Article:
The authors acknowledge the financial support from the Molina Center for Energy and the Environment (UNEP Contract GFL-4C58), the Universidad Autónoma del Estado de México (grant UAEM 3474/2013CHT), and CONACYT (grant CB2013-223418). Gloria Hernández-Pineda thanks CONACYT, Mexico for the scholarship for her MSc. The advice of Dr. Juan Carlos Ángeles-Hernández on the statistical analysis is acknowledged.


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BIOETHICS AND BIOSECURITY COMMITTEE APPROVALAll the experimental procedures were approved by the Committee on Bio-ethics and Animal Welfare of the Universidad Autónoma del Estado de México on the 24th of April 2015.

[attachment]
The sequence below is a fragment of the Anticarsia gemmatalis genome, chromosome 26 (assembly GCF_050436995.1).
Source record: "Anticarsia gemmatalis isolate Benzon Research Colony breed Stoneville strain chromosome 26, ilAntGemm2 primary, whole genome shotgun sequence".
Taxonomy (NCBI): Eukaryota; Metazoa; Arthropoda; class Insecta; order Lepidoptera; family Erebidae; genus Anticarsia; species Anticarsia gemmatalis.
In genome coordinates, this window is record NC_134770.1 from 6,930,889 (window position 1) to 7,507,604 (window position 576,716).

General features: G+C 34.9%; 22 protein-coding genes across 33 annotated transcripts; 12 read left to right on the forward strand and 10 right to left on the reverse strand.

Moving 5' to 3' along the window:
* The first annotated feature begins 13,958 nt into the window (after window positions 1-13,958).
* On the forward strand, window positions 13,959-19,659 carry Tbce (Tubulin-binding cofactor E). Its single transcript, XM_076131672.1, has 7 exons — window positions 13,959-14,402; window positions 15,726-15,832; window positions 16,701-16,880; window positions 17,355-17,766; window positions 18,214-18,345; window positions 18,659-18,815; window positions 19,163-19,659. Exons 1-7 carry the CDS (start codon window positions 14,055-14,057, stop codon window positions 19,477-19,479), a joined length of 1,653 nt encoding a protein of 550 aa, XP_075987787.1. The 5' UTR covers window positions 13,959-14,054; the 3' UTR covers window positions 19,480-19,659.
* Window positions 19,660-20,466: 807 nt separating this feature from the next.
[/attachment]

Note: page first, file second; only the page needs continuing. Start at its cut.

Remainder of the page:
Received: July 14, 2017; Accepted: August 20, 2018; Revised: September 11, 2018

E-mail: *Corresponding author


The authors declare no conflict of interest. The founding sponsors had no role in the design of the study; in the collection, analyses, or interpretation of data; in the writing of the manuscript, and in the decision to publish the results.


The authors contributed equally to the manuscript.